Community in Action helps organizations like this one become better equipped to help empower the local community. The students at Centro Educacional Leandro had tiny, cramped schoolrooms and a stuffy computer lab. As an American growing up in the American education system, it is easy to forget how many more resources I had access to that these students do not. With Community in Action’s support, they can provide a much larger facility for students to learn the computer skills necessary to survive in today’s global economy.

Watching Community in Action was a unique opportunity to see a grassroots non-profit organization affect real change. Their strong relationship with the local community means they will continue to do good work for years to come.

Want more on the South America trip? Adnan Mahmud and Nancy Xu are also blogging about their experiences with the team. Follow Adnan here. Follow Nancy here. Keep up to date with us also on Facebook.

A few Thursdays back was the Jolkona Foundation’s holiday party held at one of our wonderful boardmember’s home. It was great to catch up with the other volunteers, but I was most captivated by all the vitality and energy in the room. Everyone there was excited to be part of Jolkona and its numerous accomplishments over the past year. Many of these achievements can be attributed to the hard work and dedication of young people wanting to make a difference.

As a member of the NextGen team, which focuses on engaging youth under 25 in philanthropy, I love seeing the energy and commitment that young people bring to giving. The holidays especially inspire people to make the world a better place. I know that I always feel more motivated during this time of year to donate my time and resources towards those less fortunate. This season is all about feeling thankful for what you have and recognizing that others may not be so fortunate.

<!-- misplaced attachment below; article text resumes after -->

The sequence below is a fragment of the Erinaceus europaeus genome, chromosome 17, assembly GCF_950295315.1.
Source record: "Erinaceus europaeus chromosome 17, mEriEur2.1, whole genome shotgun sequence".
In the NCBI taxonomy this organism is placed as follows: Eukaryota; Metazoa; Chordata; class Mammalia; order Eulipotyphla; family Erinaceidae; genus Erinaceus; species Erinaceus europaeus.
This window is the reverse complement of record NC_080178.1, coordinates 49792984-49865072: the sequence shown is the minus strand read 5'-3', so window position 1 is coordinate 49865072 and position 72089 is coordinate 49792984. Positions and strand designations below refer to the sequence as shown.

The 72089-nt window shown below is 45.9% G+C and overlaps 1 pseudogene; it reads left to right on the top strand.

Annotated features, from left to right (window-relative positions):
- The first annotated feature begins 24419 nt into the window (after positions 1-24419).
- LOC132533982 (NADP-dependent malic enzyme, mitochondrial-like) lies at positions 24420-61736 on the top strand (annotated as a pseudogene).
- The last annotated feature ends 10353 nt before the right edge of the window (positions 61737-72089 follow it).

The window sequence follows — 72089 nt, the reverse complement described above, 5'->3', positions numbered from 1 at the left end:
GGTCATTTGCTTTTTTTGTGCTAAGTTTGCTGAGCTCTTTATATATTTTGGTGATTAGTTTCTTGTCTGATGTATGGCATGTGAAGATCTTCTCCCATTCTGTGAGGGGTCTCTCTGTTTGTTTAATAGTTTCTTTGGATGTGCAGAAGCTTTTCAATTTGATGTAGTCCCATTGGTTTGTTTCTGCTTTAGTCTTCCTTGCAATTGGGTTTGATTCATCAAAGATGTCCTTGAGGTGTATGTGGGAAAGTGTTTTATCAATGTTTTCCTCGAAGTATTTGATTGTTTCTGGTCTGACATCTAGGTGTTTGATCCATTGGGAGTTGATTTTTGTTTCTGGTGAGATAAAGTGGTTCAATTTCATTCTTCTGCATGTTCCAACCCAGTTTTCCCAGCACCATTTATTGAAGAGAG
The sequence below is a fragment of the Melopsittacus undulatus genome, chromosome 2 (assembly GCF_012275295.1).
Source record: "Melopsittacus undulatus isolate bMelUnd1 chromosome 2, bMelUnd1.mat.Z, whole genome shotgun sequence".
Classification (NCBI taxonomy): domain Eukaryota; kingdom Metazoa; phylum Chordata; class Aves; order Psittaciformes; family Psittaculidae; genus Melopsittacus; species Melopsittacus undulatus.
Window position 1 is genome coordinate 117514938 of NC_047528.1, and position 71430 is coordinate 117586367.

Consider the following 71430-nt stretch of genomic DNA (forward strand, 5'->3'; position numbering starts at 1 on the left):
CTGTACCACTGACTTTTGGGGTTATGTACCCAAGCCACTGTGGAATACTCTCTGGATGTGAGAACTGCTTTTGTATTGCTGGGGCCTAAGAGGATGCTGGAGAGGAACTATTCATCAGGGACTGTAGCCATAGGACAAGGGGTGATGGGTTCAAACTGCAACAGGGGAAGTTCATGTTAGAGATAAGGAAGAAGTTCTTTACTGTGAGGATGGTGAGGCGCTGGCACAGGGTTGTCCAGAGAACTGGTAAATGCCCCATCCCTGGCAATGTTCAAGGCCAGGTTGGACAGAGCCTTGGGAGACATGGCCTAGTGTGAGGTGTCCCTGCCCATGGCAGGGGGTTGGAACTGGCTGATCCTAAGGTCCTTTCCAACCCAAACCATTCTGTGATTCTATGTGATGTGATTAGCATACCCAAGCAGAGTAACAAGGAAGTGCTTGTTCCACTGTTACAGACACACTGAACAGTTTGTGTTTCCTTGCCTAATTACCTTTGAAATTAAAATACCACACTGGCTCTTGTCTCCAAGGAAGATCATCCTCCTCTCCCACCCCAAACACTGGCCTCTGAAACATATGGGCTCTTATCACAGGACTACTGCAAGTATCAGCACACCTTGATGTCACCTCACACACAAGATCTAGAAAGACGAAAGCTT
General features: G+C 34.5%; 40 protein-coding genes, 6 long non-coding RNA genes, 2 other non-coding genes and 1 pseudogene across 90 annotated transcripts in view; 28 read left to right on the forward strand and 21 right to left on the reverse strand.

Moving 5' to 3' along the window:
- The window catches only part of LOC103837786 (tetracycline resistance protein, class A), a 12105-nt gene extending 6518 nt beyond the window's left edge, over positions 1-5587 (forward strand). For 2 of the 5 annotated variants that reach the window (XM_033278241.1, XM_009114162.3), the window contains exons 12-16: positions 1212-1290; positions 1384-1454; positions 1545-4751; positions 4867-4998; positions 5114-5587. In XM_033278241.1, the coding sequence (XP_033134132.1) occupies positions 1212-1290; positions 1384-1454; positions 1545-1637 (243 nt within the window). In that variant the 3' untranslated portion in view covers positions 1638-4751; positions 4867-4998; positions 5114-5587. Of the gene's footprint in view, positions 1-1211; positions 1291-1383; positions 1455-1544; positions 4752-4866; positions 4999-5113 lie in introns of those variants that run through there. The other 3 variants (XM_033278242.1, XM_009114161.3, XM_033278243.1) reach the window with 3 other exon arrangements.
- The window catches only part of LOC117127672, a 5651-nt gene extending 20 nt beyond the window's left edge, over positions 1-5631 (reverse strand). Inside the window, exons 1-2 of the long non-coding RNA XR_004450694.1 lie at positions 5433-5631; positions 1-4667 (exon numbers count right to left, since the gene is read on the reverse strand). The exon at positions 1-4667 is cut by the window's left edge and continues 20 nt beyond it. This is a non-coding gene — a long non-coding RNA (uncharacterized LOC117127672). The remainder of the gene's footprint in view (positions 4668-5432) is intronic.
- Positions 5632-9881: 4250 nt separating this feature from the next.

During this holiday season, I will use my small change to bring awareness to a cause I feel passionate about: the NextGen team is excited to help prepare kids in the United States to become employable adults as part of Jolkona’s 12 Days of Giving campaign! This organization has helped thousands of children from all over the US learn the life skills necessary to have professional careers and become more civic-minded through the medium of soccer. I am excited to support a non-profit that inspires the next generation of youth philanthropists. These kids want to make a difference, and with everyone’s support, we can help them reach their goals!

Make a difference here.

 

 

 

 

Jolkona Team

Image credit: Karen Ducey

A few weeks ago, I attended the 2011 Social Innovation Fast Pitch held at the Seattle Center. This event provided support by highlighting and donating funds to organizations aimed at making a positive impact in the community. Among the finalists, a remarkable number of groups were founded by local high school and college students. These students saw problems that existed in the world and used ingenuity to craft effective solutions. I loved hearing a recent high school graduate discuss how she was inspired to create her non-profit after observing how alienated disabled student felt from their peers. Despite her youth, she is making a tangible difference in the world.

As a recent college graduate myself, I am happy to see that young people are getting their due credit as a powerful force in philanthropy. Students and the under-25 year old demographic are increasingly more engaged with the world and addressing disparities. Through internet and smart phones, we are readily connected to all parts of our global community. Minutes after the devastating earthquake hit Japan last March, Twitter feeds and news articles exploded with images and information. Immediately, youth from Japan and beyond engaged in the global response; donating time, money and resources to help the cause. It was inspiring to see young people work together to aid in relief efforts in the face of overwhelming tragedy.